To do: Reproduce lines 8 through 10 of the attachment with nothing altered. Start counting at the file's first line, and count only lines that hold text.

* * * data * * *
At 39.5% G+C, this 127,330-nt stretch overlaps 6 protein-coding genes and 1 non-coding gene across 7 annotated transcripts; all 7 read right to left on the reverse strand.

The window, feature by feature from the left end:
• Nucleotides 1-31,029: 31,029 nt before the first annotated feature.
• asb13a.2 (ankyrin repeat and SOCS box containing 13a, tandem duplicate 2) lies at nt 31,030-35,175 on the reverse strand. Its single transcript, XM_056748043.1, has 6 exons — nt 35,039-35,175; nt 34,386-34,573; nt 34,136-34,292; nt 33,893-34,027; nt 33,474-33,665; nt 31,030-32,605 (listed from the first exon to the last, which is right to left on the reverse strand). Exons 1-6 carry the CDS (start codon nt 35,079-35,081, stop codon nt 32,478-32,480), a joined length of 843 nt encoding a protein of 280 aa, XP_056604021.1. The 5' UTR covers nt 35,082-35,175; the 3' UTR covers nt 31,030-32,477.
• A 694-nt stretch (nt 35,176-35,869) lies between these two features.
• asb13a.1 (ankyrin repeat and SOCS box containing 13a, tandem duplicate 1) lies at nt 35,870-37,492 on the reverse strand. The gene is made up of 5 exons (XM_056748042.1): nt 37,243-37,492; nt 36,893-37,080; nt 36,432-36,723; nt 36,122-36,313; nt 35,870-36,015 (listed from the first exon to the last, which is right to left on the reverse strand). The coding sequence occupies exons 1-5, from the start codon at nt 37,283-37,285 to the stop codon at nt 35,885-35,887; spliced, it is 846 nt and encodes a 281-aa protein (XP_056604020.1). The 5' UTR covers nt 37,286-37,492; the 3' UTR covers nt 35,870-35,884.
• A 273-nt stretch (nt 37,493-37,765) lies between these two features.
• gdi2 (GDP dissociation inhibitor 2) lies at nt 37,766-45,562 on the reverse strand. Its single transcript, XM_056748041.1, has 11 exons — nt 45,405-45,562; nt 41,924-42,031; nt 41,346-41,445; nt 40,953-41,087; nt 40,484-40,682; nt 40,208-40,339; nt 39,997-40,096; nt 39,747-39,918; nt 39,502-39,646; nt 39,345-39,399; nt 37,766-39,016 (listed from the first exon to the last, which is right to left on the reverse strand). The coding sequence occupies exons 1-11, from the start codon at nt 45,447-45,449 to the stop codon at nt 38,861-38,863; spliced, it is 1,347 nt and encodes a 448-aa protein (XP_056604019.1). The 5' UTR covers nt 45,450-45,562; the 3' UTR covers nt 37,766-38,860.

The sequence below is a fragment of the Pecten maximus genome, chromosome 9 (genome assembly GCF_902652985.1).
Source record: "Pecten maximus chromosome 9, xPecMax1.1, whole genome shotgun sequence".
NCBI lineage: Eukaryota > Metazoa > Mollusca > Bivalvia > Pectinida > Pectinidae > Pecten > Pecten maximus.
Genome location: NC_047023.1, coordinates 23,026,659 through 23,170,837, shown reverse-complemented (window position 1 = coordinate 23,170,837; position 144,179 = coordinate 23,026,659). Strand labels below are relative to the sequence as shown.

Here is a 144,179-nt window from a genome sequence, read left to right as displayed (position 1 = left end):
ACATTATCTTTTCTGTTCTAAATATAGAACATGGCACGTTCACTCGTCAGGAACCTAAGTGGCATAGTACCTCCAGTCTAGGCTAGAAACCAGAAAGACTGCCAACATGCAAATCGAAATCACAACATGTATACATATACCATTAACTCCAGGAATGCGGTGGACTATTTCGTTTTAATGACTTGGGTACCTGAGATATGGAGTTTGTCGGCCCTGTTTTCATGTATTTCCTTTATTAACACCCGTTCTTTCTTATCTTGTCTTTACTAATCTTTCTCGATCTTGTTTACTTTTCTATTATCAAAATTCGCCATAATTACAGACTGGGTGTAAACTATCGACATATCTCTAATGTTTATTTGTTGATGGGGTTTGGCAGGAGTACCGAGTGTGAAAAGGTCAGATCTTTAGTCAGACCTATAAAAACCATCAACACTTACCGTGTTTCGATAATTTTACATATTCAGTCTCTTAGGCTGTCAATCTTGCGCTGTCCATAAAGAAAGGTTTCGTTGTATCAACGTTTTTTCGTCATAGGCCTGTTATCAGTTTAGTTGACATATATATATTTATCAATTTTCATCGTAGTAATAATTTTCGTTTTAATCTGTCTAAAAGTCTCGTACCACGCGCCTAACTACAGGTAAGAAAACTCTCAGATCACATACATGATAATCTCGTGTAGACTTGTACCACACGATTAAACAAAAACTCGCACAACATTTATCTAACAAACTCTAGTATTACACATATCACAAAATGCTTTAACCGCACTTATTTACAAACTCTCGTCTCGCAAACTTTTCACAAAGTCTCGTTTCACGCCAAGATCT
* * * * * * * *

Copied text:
• gdi2 (GDP dissociation inhibitor 2) lies at nt 37,766-45,562 on the reverse strand. Its single transcript, XM_056748041.1, has 11 exons — nt 45,405-45,562; nt 41,924-42,031; nt 41,346-41,445; nt 40,953-41,087; nt 40,484-40,682; nt 40,208-40,339; nt 39,997-40,096; nt 39,747-39,918; nt 39,502-39,646; nt 39,345-39,399; nt 37,766-39,016 (listed from the first exon to the last, which is right to left on the reverse strand). The coding sequence occupies exons 1-11, from the start codon at nt 45,447-45,449 to the stop codon at nt 38,861-38,863; spliced, it is 1,347 nt and encodes a 448-aa protein (XP_056604019.1). The 5' UTR covers nt 45,450-45,562; the 3' UTR covers nt 37,766-38,860.

The sequence below is a fragment of the Pecten maximus genome, chromosome 9 (genome assembly GCF_902652985.1).
Source record: "Pecten maximus chromosome 9, xPecMax1.1, whole genome shotgun sequence".